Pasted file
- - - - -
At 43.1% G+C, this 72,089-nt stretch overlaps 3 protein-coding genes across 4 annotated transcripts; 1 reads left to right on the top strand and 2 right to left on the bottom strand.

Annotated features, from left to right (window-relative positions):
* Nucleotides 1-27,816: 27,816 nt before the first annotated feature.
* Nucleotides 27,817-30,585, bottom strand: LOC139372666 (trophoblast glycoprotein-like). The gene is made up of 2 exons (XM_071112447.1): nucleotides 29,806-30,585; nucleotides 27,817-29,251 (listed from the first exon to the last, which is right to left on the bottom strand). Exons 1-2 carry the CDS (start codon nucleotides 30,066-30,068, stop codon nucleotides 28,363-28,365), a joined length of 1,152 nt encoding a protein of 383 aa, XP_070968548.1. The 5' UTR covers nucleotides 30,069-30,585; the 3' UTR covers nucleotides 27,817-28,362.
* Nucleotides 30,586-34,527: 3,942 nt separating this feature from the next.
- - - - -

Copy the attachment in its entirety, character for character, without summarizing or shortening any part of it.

At 43.1% G+C, this 72,089-nt stretch overlaps 3 protein-coding genes across 4 annotated transcripts; 1 reads left to right on the top strand and 2 right to left on the bottom strand.

Annotated features, from left to right (window-relative positions):
* Nucleotides 1-27,816: 27,816 nt before the first annotated feature.
* Nucleotides 27,817-30,585, bottom strand: LOC139372666 (trophoblast glycoprotein-like). The gene is made up of 2 exons (XM_071112447.1): nucleotides 29,806-30,585; nucleotides 27,817-29,251 (listed from the first exon to the last, which is right to left on the bottom strand). Exons 1-2 carry the CDS (start codon nucleotides 30,066-30,068, stop codon nucleotides 28,363-28,365), a joined length of 1,152 nt encoding a protein of 383 aa, XP_070968548.1. The 5' UTR covers nucleotides 30,069-30,585; the 3' UTR covers nucleotides 27,817-28,362.
* Nucleotides 30,586-34,527: 3,942 nt separating this feature from the next.